The Florida Bar
(October 1, 1994)
(October 1, 1994)
An attorney who is an agent for a title insurance company may not permit the title insurer to audit the attorney's general trust account without consent of the affected clients. The attorney, however, need not obtain client consent before permitting the insurer to audit a special trust account used exclusively for transactions in which the attorney acts as the title or real estate settlement agent.
Opinions: 62-24, 72-3, 77-25
Statutes: F.S. sec. 627.786, 627.792
The inquiring attorney is counsel for a title insurance company. Pursuant to F.S. sec. 627.792, a title insurer is liable if its licensed agent misappropriates trust funds. Title insurers also have liability for defalcations under closing protection letters provided pursuant to F.S. sec. 627.786. Many title insurance agents in Florida are members of The Florida Bar. The title insurance company wants to audit the trust accounts of its licensed attorney/agents. Some of the proposed audits would involve trust accounts devoted exclusively to transactions in which the attorney acts as the title or real estate settlement agent ("special trust accounts"), while others would involve trust accounts used for multiple purposes ("general trust accounts").
The issue presented is whether, or under what circumstances, the proposed audits would be ethically permissible under Rule 4-1.6, Rules Regulating The Florida Bar. This rule spells out an attorney's ethical duty of confidentiality:
(a) Consent Required to Reveal Information. A lawyer shall not reveal information relating to representation of a client except as stated in subdivisions (b), (c), and (d), unless the client consents after disclosure to the client.
(b) When Lawyer Must Reveal Information. A lawyer shall reveal such information to the extent the lawyer believes necessary:
(1) to prevent a client from committing a crime; or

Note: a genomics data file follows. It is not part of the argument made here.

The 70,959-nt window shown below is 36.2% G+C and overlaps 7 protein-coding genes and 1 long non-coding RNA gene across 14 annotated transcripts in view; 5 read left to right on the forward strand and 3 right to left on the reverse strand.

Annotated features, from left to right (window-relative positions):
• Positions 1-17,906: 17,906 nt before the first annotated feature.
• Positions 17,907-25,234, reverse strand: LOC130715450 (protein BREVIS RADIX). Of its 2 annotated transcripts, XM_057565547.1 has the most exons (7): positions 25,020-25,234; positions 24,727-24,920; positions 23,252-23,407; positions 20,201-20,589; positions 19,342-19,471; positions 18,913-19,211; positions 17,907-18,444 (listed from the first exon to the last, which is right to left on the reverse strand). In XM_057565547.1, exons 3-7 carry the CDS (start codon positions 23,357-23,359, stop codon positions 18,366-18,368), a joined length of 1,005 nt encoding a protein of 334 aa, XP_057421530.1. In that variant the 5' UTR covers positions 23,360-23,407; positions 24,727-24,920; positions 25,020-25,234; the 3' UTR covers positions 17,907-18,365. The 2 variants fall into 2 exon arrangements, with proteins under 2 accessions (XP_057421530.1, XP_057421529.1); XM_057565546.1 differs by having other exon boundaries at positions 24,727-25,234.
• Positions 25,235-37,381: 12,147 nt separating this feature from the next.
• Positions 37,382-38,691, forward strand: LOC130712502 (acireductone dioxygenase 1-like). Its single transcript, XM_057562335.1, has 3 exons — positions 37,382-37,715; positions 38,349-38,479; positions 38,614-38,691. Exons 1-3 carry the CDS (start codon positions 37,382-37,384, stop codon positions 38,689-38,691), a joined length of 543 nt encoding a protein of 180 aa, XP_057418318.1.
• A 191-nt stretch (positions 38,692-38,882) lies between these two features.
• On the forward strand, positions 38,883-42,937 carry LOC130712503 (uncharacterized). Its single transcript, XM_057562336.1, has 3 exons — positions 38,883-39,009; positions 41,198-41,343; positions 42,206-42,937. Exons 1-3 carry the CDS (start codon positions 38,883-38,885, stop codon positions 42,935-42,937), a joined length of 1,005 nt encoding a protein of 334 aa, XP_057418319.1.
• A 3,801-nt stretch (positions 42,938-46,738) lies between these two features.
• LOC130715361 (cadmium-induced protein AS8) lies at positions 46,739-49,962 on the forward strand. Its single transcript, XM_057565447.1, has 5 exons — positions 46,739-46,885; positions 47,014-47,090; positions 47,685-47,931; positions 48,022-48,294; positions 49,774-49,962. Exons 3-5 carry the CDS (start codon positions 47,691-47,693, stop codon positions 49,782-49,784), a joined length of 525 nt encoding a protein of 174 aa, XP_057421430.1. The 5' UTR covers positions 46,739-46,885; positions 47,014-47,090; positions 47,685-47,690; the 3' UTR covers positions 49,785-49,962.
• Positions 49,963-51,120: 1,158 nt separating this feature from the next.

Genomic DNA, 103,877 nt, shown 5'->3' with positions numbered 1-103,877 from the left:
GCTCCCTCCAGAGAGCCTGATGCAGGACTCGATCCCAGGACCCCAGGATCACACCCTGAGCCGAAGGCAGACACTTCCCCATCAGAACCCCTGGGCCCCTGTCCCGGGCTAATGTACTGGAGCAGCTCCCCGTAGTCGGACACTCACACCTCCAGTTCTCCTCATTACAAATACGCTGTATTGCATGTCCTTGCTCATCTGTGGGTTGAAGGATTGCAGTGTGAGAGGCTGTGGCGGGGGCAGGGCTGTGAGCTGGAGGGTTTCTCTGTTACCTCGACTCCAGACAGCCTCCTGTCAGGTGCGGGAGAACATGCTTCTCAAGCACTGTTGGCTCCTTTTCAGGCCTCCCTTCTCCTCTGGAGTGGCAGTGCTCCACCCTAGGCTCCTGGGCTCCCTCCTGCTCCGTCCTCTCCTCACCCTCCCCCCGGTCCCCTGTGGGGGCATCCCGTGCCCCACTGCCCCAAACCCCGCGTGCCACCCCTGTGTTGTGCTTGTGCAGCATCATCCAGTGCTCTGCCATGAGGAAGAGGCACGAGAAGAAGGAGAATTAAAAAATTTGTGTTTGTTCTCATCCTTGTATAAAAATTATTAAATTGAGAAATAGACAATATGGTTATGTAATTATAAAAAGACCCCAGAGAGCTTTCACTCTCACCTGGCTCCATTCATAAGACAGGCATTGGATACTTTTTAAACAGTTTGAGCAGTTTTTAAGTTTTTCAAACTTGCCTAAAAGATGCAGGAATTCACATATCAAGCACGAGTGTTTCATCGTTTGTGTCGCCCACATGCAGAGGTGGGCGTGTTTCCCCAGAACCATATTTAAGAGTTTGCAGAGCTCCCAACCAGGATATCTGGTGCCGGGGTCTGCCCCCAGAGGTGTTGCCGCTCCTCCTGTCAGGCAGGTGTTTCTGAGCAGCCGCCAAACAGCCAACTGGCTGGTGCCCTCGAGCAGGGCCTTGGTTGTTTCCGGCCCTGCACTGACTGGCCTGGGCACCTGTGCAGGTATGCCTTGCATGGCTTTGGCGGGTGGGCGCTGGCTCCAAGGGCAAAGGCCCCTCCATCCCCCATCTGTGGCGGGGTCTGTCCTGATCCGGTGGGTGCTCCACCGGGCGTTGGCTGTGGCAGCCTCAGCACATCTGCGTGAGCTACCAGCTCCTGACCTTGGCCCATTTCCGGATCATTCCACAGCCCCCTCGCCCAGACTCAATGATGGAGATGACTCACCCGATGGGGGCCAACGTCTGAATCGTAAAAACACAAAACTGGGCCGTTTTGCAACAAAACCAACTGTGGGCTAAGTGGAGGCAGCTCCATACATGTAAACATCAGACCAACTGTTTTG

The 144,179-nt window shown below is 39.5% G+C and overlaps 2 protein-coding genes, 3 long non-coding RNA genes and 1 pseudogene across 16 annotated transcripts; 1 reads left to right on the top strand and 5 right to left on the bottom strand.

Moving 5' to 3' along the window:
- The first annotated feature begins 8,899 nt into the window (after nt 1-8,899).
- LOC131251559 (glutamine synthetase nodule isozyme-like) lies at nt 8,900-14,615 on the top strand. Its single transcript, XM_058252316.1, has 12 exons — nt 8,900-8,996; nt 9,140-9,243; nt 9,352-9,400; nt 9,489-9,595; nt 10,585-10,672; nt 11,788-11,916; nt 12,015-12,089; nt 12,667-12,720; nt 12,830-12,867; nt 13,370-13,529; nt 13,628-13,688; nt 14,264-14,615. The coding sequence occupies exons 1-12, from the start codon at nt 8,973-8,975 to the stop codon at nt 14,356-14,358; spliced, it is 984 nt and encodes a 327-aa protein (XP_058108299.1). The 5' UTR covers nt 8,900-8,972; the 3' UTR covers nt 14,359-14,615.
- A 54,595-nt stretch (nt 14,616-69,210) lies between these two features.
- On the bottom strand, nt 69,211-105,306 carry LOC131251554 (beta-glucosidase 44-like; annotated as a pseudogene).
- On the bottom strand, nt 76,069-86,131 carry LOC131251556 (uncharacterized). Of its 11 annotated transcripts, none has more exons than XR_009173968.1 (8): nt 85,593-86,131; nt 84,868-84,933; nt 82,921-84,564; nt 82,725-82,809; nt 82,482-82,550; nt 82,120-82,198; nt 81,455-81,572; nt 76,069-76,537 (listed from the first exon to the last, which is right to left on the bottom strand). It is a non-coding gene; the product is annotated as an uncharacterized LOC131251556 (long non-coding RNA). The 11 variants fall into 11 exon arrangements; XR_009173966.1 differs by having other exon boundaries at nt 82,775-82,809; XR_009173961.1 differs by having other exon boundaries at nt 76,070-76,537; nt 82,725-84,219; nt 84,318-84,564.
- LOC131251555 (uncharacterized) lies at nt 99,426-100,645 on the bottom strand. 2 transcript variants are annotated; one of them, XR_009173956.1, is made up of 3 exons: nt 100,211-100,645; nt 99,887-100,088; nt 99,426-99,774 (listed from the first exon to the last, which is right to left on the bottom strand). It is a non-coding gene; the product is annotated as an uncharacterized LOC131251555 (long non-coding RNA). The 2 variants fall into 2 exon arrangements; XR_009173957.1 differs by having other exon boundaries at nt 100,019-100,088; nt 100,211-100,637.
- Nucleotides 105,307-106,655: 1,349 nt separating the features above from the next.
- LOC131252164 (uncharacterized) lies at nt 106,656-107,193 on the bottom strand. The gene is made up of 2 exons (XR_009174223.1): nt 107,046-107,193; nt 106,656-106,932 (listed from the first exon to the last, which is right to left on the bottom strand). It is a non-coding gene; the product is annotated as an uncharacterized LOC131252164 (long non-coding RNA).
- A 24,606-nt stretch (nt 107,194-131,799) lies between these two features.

(2) to prevent a death or substantial bodily harm to
(c) When Lawyer May Reveal Information. A lawyer may reveal such
information to the extent the lawyer believes necessary:
(1) to serve the client's interest unless it is information the client specifically requires not to be disclosed;
(2) to establish a claim or defense on behalf of the lawyer in a controversy between the lawyer and client;
(3) to establish a defense to a criminal charge or civil claim against the lawyer based upon conduct in which the client was involved;
(4) to respond to allegations in any proceeding concerning the lawyer's representation of the client; or
(5) to comply with the Rules of Professional Conduct.
(d) Exhaustion of Appellate Remedies . When required by a tribunal to reveal such information, a lawyer may first exhaust all appellate remedies.
Rule 4-1.6 ordinarily obligates an attorney to refrain from voluntarily revealing any "information relating to representation of a client" unless: (1) the attorney has the client's consent; or (2) the attorney fits one of the exceptions articulated in Rule 4-1.6. The ethical duty of confidentiality exists by virtue of Rule 4-1.6. In rendering this advisory opinion the committee is simply explaining and applying Rule 4-1.6 to the facts presented.
This committee previously has recognized that trust account records are confidential under Rule 4-1.6. See Florida Ethics Opinion 72-3. Likewise, the committee has opined that a client's identity may be confidential. See Florida Ethics Opinions 77-25 and 62-24. Thus, the information contained in trust account records falls within the broad ambit of confidentiality established by Rule 4-1.6(a).
Because of the duty of confidentiality, an attorney/agent ethically may permit a title insurer to audit the attorney's general trust account only if the affected clients have consented.
With regard to audits of a special trust account, however, one of the exceptions to the Rule 4-1.6 duty of confidentiality is relevant. Subdivision (c)(1) authorizes an attorney to disclose confidential information "to serve the client's interest unless it is information the client specifically requires not to be disclosed." The committee recognizes that audits by title insurance underwriters are necessary to ensure the safety of the funds deposited in the special trust account and thus facilitate a satisfactory conclusion for those whose funds are placed in the account. Consequently, if a special trust account is used exclusively for transactions in which the attorney is acting as the title or real estate settlement agent, the attorney ethically may permit the proposed audits unless the attorney has been specifically directed otherwise by the client.